The True Impact of Patient Violence against Clinicians

We have all read the headlines – ‘Attacks on Healthcare Works on the Increase’ – ‘Three out of Ten US Hospitals Report a Steep Increase in Worker Attacks’. It really is alarming. Pretty much whatever country you look at you will see an upturn in patients and visitors physically attacking nurses, doctors and support staff. In 2014, the World Health Organisation (WHO) raised the issue pointing out that hospitals and clinics are becoming targets in war zones, but that even in non-conflict zones violence was a daily issue.

This change in the environment that people work in is naturally leading to changes in way clinics, hospitals, care homes and doctor’s surgeries operate. Some of these changes are obvious others are far more subtle.

The presence of security staff

Hospitals have always used security staff, to some extent, but they have traditionally just guarded the grounds and equipment. Now, they are there to guard patients and staff and are now being used in the emergency area of most hospitals. They are there to stop in if patients or the people who are with them become violent. Their presence has a calming effect and makes most people think twice about letting their frustration get out of control. They are also appearing in doctor’s surgeries and clinics.

More surveillance

For a couple of decades CCTV has been a common sight in hospitals, but mostly only around the perimeter and in the entrance area. Some hospitals are now installing it in corridors and even on wards.

Security personnel are also increasingly wearing personal cameras. The presence of the cameras seems to make people more aware of what they are doing, so they are reducing incidents as well as providing evidence for prosecutions.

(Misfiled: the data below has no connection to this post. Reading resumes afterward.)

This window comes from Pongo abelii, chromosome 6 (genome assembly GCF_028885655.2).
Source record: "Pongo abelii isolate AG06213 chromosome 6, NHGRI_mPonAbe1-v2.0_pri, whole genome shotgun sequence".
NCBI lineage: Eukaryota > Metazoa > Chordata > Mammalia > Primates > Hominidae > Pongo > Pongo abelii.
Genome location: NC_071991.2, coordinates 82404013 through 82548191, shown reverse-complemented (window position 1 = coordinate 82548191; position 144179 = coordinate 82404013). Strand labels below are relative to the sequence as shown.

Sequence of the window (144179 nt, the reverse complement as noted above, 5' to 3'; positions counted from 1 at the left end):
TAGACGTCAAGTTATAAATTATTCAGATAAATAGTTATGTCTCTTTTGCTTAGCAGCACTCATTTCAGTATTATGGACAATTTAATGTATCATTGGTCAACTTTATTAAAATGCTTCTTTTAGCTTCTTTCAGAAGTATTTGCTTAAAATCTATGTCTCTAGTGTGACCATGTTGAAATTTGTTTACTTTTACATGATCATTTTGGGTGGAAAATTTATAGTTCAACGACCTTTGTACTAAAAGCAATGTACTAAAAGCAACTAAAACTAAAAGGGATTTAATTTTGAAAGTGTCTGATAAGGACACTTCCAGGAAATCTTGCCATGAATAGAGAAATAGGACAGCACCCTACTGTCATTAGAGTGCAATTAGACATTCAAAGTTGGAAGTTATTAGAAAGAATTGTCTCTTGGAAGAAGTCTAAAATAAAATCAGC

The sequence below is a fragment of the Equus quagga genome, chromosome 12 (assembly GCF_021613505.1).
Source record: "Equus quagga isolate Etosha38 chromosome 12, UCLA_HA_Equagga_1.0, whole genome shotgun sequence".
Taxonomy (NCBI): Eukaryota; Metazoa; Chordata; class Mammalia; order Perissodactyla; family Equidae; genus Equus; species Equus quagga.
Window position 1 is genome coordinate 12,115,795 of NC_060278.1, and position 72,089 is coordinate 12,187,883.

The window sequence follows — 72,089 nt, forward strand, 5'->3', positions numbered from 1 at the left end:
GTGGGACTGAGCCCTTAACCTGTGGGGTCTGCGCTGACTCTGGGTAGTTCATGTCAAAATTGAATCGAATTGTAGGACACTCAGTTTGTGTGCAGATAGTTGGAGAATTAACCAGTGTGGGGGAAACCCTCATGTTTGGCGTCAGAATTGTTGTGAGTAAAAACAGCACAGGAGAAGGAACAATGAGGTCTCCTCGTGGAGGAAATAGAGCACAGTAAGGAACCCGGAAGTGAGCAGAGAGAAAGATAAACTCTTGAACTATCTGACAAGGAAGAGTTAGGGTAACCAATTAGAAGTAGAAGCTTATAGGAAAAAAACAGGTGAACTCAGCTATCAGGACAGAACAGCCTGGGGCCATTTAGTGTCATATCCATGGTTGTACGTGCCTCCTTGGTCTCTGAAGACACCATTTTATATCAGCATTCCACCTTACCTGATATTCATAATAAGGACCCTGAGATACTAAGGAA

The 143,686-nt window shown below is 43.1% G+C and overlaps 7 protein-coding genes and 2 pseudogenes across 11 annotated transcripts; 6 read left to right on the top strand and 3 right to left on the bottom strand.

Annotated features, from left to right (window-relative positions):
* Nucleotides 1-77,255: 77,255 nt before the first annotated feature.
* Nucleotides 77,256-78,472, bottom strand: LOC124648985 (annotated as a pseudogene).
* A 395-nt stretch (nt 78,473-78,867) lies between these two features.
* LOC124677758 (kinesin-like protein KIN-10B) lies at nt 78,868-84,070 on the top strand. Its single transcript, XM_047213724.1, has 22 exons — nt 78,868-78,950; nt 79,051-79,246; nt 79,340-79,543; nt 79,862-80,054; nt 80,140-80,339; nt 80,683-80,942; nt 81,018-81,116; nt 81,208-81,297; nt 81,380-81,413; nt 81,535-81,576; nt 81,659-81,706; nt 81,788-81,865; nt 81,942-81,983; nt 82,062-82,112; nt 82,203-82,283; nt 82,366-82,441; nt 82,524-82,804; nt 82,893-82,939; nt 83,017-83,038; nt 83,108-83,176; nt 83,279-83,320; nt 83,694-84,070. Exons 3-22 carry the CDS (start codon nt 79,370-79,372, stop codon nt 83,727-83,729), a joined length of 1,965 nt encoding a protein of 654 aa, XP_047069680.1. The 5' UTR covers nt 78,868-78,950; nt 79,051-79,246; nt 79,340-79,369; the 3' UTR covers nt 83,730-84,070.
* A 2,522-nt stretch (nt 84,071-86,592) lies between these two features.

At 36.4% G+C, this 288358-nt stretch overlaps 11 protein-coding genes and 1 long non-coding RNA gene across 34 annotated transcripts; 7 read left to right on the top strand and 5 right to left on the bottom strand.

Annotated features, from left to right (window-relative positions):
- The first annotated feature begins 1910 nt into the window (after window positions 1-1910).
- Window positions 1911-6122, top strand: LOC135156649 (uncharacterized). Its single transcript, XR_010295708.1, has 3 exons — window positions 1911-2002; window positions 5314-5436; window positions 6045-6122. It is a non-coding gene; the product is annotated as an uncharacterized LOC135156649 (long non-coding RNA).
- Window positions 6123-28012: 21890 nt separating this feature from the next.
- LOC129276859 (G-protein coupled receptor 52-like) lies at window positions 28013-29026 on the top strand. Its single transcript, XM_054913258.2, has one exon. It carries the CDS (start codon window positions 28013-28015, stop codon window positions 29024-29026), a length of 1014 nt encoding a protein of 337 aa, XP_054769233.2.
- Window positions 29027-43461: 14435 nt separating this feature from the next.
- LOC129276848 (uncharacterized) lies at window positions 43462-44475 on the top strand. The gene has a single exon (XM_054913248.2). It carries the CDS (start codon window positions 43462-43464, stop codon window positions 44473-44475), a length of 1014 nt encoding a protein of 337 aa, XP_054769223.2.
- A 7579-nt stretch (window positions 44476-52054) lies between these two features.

More prosecutions

In the past, the vast majority of attacks on staff would have gone unreported and nothing would have happened to the perpetrator. Staff and managers often made allowances for the fact that the attacker was in a stressful situation, maybe taking strong medication and in pain. This tolerance and understanding is still there but staff and management are realising that things have to change. They cannot really afford to be lenient with those who attack others in clinical environments, so attacks are being recognised as a serious issue and being dealt with as such.

In some hospitals, there is now a zero tolerance policy. Prosecuting offenders sends out a strong message that hospitals are to be safe places where standards of behaviour have to be high.

The introduction of new equipment

As well as more surveillance, new equipment is being issued to staff. In many hospitals, personal attack alarms are available for staff. The design of NHS lanyards has been changed to include breakaway clips. These ensure that in the event of an attacker grabbing the lanyard it falls off. This stops the attacker from using the lanyard to keep the member of staff within reach and ensures that staff cannot be choked with the strap.

There is no doubt that more changes will be needed to tackle the issue of violence in clinical settings. Those changes will come in gradually, but are going impact how healthcare is delivered in many countries.

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